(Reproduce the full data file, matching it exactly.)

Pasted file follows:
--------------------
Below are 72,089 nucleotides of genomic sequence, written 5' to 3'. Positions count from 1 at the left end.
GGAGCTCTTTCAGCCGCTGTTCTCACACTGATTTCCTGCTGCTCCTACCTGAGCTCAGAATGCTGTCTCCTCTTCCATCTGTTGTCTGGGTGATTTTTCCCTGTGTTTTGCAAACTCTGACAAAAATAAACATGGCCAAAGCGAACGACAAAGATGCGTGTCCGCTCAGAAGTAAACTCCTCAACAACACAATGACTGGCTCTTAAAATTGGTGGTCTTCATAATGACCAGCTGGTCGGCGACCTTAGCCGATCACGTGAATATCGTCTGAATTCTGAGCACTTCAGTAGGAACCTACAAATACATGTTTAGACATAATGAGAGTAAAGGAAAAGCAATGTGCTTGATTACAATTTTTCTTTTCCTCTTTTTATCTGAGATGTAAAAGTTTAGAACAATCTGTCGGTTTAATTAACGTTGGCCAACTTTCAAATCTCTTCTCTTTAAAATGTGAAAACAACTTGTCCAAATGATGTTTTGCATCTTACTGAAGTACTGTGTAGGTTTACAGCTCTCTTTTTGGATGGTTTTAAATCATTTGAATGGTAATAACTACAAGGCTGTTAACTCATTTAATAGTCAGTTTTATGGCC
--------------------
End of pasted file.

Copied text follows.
Below are 72,089 nucleotides of genomic sequence, written 5' to 3'. Positions count from 1 at the left end.
GGAGCTCTTTCAGCCGCTGTTCTCACACTGATTTCCTGCTGCTCCTACCTGAGCTCAGAATGCTGTCTCCTCTTCCATCTGTTGTCTGGGTGATTTTTCCCTGTGTTTTGCAAACTCTGACAAAAATAAACATGGCCAAAGCGAACGACAAAGATGCGTGTCCGCTCAGAAGTAAACTCCTCAACAACACAATGACTGGCTCTTAAAATTGGTGGTCTTCATAATGACCAGCTGGTCGGCGACCTTAGCCGATCACGTGAATATCGTCTGAATTCTGAGCACTTCAGTAGGAACCTACAAATACATGTTTAGACATAATGAGAGTAAAGGAAAAGCAATGTGCTTGATTACAATTTTTCTTTTCCTCTTTTTATCTGAGATGTAAAAGTTTAGAACAATCTGTCGGTTTAATTAACGTTGGCCAACTTTCAAATCTCTTCTCTTTAAAATGTGAAAACAACTTGTCCAAATGATGTTTTGCATCTTACTGAAGTACTGTGTAGGTTTACAGCTCTCTTTTTGGATGGTTTTAAATCATTTGAATGGTAATAACTACAAGGCTGTTAACTCATTTAATAGTCAGTTTTATGGCC